KC: "First of all, something that I have believed before I was even a writer is that truth is the most important thing. Even if I say some truth that is ugly about someone I love,” perhaps something about the ugliness will be beautiful or redeeming. Regarding her memoir about her son: "I want him to know the truth. If he reads it as an adult or his brother reads it as an adult, I want to be authentic for my children. Or if they read my other memoir about their mother's sex life as an adolescent or young woman, I feel like that could also benefit them… to know what it's like to be a girl in this world."

LC: Talks about the notion of truth as a creative nonfiction writer and children's author: "How do you give an honest picture of a person in a time” when other times were defined by prejudices that ours doesn't necessarily share.

LY: "All I have to add is that when I hear the word 'truth' get itchy and sweaty.” I believe in the duty a writer has to truth and beauty and authenticness in one's own story, but I can no longer look at the word truth with a capital T... [there are a plurality of truths] and all I can do is tell my tiny part of the truth." She says “anyone who has a sibling” need look no farther to see the multiple-truths theory in action. "If you come from an abusive family like I did there are many different versions of truth… Part of my job was to write underneath the truths that had been presented to the world, to excavate the smaller truths underneath the large truth."

Q: Asks Kerry Cohen if her gauge in writing memoir is "It's true because I believe it's true."

KC: "Yes. It’s good to research and ask other people but… memoir is different than journalism. Memoirists are kind of bad people, to some extent. You have to move into this idea that not everyone's gonna like what you're gonna say. Some people are gonna think you’re an ass. You have to embrace it maybe in the same way that a corporate lawyer does… It’s our job." She cites an Alison Bechdel quote about memoirists being bad people [I can't find it—anyone?]. But says: T"here are ways to protect the dignity of people you're writing about." Good writing requires compassion, she points out.

Q: You've talked about writing under or through shame, how that can help your writing. Are there other things around wrestling with the limits of self censorship & disclosure that you’ve learned how to use?

LY: "As a woman writer trying to sell a memoir, I wanted to call it a 'body story.' I didn’t want to call it a memoir because that has the word ‘me’ in it." [ed: Somehow when Lidia Yuknavitch makes statements like that, it's completely forgivable.] "…but body story wasn’t marketable." She describes running into three roadblocks when trying to sell her book: That it was explicitly about sex, sexuality, and the violence of drug and alcohol abuse. "The larger publishers and more esteemed agents and houses liked my book and told me, they would take my book if I took three things out of it. Or at least change it, don’t write it like you write it, audiences won’t buy it. One of the reasons I ended up landing at an independent house is that Ronda Hughes at Hawthorne Books said, 'this is the only way you could tell this story.' It’s a body story. It’s a woman telling the truth about her body. Without leaving the sex and sexuality out. And I’m saying sex and sexuality separately, you've probably noticed": Sex is individual experiences, but "a woman’s sexuality is in every moment of her life, only our markets in America don’t like you tell that story. I’m gonna be 50 and I’m not supposed to tell you about the sex and sexuality I’m experiencing, because it’s not pleasant from a woman writer, [readers will say] 'ew.' And Ronda Hughes is a secular angel."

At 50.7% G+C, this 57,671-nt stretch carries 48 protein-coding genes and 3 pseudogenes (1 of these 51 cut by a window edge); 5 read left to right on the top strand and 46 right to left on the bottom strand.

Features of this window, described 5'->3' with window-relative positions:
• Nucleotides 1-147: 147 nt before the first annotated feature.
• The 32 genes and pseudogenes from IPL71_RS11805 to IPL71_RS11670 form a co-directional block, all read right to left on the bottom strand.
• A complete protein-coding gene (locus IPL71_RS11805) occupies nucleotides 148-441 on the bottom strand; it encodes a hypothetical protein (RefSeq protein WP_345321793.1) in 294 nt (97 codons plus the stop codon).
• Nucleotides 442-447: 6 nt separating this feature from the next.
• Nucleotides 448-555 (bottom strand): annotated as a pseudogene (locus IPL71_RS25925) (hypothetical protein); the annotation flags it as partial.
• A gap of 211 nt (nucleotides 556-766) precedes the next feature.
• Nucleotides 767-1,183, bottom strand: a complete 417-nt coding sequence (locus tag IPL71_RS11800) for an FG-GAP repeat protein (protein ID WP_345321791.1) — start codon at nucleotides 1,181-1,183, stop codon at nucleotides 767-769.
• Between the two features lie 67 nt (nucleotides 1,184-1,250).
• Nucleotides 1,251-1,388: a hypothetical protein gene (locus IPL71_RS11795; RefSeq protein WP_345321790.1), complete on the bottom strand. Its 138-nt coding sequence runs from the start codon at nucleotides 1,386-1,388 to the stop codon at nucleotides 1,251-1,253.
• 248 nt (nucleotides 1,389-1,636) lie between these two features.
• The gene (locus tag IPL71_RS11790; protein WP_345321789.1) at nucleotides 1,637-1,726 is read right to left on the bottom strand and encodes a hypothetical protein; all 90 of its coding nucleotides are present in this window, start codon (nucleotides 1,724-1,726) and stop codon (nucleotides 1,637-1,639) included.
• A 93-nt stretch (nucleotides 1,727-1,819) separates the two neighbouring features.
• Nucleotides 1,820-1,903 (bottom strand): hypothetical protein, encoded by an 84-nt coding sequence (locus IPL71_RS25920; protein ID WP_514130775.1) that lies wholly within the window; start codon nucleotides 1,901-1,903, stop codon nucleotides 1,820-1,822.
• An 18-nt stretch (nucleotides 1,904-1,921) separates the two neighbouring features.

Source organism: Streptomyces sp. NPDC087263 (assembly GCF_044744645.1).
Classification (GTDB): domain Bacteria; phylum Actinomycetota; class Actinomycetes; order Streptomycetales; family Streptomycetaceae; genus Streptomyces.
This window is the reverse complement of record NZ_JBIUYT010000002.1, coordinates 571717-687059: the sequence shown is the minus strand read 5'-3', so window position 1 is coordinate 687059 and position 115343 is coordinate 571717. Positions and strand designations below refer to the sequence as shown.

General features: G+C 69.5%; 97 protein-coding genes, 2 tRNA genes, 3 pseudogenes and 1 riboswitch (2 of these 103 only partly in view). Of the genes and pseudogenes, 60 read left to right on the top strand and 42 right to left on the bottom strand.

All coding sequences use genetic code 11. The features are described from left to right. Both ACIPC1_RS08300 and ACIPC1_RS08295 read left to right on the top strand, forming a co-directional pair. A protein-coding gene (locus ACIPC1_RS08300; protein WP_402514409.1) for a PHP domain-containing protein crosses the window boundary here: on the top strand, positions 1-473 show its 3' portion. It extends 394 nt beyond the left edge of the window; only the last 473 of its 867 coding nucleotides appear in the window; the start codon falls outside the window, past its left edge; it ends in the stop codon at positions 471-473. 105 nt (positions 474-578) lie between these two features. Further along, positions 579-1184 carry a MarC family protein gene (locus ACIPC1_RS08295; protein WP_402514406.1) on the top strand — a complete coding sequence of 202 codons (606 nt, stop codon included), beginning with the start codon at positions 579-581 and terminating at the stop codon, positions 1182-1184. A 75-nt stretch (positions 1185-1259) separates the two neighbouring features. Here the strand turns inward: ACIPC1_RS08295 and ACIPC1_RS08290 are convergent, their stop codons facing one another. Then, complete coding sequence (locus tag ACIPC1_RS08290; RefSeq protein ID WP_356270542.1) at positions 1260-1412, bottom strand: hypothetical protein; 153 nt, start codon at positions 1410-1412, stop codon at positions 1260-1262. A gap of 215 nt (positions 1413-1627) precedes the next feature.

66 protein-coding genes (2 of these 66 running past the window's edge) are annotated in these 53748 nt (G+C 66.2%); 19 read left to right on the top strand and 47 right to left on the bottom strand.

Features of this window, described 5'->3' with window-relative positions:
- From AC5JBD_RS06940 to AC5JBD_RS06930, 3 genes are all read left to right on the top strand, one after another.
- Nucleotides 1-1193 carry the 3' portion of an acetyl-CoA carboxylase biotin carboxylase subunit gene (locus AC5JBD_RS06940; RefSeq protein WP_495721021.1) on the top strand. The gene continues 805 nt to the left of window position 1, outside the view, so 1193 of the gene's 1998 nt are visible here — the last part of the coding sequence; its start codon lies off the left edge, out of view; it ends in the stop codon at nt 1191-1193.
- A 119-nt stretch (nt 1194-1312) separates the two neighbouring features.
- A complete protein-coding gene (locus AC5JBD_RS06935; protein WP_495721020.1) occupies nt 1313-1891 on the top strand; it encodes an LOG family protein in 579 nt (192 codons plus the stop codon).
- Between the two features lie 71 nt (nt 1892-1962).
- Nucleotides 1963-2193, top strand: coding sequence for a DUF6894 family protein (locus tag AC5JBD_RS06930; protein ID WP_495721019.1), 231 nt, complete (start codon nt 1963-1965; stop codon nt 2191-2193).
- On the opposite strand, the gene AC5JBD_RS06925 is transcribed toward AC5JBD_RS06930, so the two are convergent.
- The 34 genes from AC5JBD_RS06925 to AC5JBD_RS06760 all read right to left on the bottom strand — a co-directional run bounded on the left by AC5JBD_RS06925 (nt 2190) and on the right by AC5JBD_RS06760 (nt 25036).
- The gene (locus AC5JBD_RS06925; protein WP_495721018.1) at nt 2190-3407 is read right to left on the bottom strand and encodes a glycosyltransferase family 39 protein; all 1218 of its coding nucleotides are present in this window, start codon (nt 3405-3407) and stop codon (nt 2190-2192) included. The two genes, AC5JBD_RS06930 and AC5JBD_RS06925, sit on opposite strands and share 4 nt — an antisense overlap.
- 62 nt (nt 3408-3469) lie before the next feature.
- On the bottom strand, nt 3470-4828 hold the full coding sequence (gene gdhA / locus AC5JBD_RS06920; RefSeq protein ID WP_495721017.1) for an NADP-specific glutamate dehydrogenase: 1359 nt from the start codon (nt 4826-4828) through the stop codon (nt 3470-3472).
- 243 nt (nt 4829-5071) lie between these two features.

KC: "Lidia Yuknavitch, ladies and gentleman." [Cohen was very open about her admiration for Yuknavitch during this panel.] "As someone who wrote about sex and sexuality, and a little bit about drugs and what they do to your body, and did do it in the more mainstream way—it’s very true that that out in the publishing world, this whole notion of selling... I’m going to tell you now what that means. It means 'Does the narrative do what we expect it to do every time we read things, so we can feel safe'" in our expectation that things will turn out OK. For a story, the basic narrative is a hero’s story, a redemption story. "I did write a hero’s story which is how I was able to sell it in New York. But those narratives aren’t always true, especially in terms of women and sexuality." This narrative promotes the idea that "we can do these things and come back from them and we’ll be OK. And of course lots of people won't be OK." But there are are ways to play with those narratives and try to get more at what’s true. She talks about how you always hear about the writers who, after years of rejection, finally get their books published. "We don’t hear stories of writers who get rejected, get rejected, get rejected, and then die."